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19 out of 21 rated this helpful - Rate this topic

Writing Custom Designers for .NET Components

 

Shawn Burke
Microsoft Corporation

June 2001

Summary: This article covers the various features of designers, how to associate them with components, and how to use those features to create great design time user interface. (17 printed pages)

Contents

Introduction
What Is a Designer Anyway?
How Does a Component Get a Designer?
Modifying State for Design Time
Defining Component Relationships
Using a Designer to Change a Component's Properties, Attributes, or Events
Simplifying Common Tasks
Playing Nicely With Others
Conclusion

Introduction

The .NET Framework was built with extensibility in mind. Because the same engineers designed and implemented the runtime and design time portions of the .NET Framework, users will be able to exploit much tighter integration than in any other framework or class library.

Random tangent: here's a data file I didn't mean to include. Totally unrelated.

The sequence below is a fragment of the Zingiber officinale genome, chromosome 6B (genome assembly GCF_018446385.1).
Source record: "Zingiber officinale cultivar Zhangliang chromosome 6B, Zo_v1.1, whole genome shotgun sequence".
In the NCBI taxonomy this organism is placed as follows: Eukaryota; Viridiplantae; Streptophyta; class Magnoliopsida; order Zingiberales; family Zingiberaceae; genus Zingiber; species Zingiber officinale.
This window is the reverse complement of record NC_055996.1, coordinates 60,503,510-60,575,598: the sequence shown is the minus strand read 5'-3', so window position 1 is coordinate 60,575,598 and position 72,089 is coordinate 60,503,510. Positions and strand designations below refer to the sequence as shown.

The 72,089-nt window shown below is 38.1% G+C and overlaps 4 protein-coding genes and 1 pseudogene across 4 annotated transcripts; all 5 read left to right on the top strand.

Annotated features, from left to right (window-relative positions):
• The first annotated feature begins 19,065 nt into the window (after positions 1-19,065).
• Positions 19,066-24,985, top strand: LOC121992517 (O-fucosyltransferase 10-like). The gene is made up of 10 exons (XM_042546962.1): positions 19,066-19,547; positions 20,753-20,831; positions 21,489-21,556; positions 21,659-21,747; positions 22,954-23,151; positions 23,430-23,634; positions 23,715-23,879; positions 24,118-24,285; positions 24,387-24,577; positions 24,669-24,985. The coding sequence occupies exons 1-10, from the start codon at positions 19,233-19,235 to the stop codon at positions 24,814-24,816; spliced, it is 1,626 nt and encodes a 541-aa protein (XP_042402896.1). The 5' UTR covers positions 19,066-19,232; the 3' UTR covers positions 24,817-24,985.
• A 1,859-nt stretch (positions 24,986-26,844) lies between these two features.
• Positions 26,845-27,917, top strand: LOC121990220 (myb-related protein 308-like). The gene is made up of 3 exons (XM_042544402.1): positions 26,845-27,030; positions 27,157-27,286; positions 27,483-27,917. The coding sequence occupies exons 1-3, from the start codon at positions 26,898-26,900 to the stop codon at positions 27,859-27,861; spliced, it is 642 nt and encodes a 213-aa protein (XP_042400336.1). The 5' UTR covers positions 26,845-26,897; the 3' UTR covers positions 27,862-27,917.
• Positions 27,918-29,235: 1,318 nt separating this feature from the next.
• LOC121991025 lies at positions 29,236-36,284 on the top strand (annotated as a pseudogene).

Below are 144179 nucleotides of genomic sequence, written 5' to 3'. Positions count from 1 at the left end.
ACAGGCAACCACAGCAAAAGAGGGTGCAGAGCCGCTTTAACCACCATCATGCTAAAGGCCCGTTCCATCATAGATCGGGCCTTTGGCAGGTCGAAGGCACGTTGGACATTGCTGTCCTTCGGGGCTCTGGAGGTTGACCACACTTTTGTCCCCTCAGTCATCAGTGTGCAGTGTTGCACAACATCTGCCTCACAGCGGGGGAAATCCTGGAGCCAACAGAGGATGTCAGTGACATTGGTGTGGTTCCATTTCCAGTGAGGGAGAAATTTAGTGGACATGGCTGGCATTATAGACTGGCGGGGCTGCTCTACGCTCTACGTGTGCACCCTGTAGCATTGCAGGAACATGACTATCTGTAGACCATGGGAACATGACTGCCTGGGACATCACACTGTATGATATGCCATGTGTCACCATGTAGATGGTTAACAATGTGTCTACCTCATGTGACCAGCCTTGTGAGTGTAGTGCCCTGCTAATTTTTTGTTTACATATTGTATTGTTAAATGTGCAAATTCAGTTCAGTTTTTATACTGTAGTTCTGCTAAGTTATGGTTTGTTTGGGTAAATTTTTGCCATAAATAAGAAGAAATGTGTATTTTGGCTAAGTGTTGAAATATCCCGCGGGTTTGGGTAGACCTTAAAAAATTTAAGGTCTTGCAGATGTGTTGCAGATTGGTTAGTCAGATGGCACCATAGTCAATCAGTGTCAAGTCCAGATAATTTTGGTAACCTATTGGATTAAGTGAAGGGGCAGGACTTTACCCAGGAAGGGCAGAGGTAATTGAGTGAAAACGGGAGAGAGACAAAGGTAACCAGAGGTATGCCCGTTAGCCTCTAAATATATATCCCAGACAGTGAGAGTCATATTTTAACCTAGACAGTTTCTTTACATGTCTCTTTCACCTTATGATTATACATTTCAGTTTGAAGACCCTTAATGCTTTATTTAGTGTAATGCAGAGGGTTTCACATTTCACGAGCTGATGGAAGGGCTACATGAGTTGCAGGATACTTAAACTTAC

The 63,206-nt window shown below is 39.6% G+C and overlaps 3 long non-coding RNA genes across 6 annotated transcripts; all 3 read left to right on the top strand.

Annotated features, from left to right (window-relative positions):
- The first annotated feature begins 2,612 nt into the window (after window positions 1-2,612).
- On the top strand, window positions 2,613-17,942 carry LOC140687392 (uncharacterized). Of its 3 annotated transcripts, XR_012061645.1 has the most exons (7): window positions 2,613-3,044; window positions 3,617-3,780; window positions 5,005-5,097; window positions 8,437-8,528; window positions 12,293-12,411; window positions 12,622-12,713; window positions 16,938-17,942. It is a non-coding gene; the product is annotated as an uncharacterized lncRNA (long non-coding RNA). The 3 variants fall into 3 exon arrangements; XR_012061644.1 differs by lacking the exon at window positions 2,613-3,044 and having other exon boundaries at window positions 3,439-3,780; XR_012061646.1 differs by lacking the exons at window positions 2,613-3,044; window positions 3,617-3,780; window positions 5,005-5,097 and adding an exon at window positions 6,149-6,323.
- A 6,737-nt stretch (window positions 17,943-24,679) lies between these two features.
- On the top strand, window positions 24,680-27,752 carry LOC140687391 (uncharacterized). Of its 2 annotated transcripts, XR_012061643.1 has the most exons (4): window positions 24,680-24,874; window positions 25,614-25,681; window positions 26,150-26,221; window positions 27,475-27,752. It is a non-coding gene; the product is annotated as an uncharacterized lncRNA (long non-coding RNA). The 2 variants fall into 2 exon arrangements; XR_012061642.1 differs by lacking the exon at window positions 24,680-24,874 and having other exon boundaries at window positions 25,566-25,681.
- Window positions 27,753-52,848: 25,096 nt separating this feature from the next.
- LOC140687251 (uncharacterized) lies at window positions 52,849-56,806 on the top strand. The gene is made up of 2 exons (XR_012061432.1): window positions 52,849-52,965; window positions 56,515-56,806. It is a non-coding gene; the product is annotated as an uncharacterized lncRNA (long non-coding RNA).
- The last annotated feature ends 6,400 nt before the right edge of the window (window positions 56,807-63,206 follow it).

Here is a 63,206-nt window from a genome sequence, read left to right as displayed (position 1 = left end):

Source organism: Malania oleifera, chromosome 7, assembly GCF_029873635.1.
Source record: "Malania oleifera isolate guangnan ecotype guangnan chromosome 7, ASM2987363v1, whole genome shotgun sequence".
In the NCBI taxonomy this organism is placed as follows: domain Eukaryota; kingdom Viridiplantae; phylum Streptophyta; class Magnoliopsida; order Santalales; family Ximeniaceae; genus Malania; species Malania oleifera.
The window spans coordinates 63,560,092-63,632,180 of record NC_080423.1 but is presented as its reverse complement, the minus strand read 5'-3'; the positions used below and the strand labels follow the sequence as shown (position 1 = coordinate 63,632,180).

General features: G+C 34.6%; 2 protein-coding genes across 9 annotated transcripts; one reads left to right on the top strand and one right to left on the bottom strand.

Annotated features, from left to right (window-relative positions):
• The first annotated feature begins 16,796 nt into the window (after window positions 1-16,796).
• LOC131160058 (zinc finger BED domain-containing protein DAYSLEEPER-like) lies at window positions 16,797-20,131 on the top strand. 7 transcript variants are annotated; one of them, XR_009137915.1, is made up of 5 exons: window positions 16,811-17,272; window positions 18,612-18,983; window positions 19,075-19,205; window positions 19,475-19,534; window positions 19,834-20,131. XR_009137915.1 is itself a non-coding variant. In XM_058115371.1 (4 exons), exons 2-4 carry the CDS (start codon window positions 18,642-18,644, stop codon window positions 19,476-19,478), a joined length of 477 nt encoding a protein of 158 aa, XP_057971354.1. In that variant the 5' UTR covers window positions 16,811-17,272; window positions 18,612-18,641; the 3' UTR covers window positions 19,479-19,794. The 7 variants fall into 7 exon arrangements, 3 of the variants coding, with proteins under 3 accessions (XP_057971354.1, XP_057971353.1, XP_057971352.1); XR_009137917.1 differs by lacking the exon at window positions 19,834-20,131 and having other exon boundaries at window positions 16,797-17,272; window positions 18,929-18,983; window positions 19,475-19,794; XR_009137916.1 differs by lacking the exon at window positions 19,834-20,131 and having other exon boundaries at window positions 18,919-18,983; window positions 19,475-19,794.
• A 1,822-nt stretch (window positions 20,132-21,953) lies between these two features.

One of the key aspects of this integration is the interplay between the runtime and design time portions of the code-base. While the runtime code can be kept separate from the design time code, the design time portion can exert a great deal of influence over a component's behavior and appearance at design time.

First, let's discuss the usage of the word "designer" for a moment. Generally, it means any .NET object that is responsible for managing the design time behavior of a component or family of components. But sometimes "designer" refers more globally to the design time UI in Microsoft® Visual Studio® .NET for designing Windows® Forms, Web Forms, or Components. For the purpose of this article "designer" refers to a designer for a specific component rather than the full VS. NET designer unless otherwise noted.

This article will cover the various features of designers, how to associate them with components, and how to use those features to create great design time UI.

What Is a Designer Anyway?

As mentioned above, a designer is an object that is responsible for managing the design time behavior and appearance of components on the design surface. Specifically, designers implement the System.ComponentModel.Design.IDesigner interface.

public interface IDesigner : IDisposable {

        IComponent Component {get;}        
        DesignerVerbCollection Verbs {get;}
        void DoDefaultAction();